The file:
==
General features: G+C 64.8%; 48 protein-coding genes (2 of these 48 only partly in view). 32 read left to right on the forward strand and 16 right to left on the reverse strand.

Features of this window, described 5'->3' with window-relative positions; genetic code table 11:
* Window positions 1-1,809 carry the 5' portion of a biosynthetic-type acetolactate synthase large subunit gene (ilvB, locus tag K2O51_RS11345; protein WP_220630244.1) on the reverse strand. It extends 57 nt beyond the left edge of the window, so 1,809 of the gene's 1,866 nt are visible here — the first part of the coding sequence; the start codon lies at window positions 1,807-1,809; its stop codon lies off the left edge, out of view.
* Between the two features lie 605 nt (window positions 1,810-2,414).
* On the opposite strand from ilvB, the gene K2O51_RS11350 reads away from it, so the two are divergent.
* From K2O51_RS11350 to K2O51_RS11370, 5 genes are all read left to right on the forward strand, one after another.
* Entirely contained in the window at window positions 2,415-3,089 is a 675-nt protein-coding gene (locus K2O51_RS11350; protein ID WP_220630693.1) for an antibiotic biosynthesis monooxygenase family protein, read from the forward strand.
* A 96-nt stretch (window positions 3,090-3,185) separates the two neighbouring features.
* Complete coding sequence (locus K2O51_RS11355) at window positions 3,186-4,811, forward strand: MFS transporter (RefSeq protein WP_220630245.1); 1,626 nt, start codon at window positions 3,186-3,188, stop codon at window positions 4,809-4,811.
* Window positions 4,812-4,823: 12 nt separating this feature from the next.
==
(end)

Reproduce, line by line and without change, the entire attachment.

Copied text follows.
General features: G+C 64.8%; 48 protein-coding genes (2 of these 48 only partly in view). 32 read left to right on the forward strand and 16 right to left on the reverse strand.

Features of this window, described 5'->3' with window-relative positions; genetic code table 11:
* Window positions 1-1,809 carry the 5' portion of a biosynthetic-type acetolactate synthase large subunit gene (ilvB, locus tag K2O51_RS11345; protein WP_220630244.1) on the reverse strand. It extends 57 nt beyond the left edge of the window, so 1,809 of the gene's 1,866 nt are visible here — the first part of the coding sequence; the start codon lies at window positions 1,807-1,809; its stop codon lies off the left edge, out of view.
* Between the two features lie 605 nt (window positions 1,810-2,414).
* On the opposite strand from ilvB, the gene K2O51_RS11350 reads away from it, so the two are divergent.
* From K2O51_RS11350 to K2O51_RS11370, 5 genes are all read left to right on the forward strand, one after another.
* Entirely contained in the window at window positions 2,415-3,089 is a 675-nt protein-coding gene (locus K2O51_RS11350; protein ID WP_220630693.1) for an antibiotic biosynthesis monooxygenase family protein, read from the forward strand.
* A 96-nt stretch (window positions 3,090-3,185) separates the two neighbouring features.
* Complete coding sequence (locus K2O51_RS11355) at window positions 3,186-4,811, forward strand: MFS transporter (RefSeq protein WP_220630245.1); 1,626 nt, start codon at window positions 3,186-3,188, stop codon at window positions 4,809-4,811.
* Window positions 4,812-4,823: 12 nt separating this feature from the next.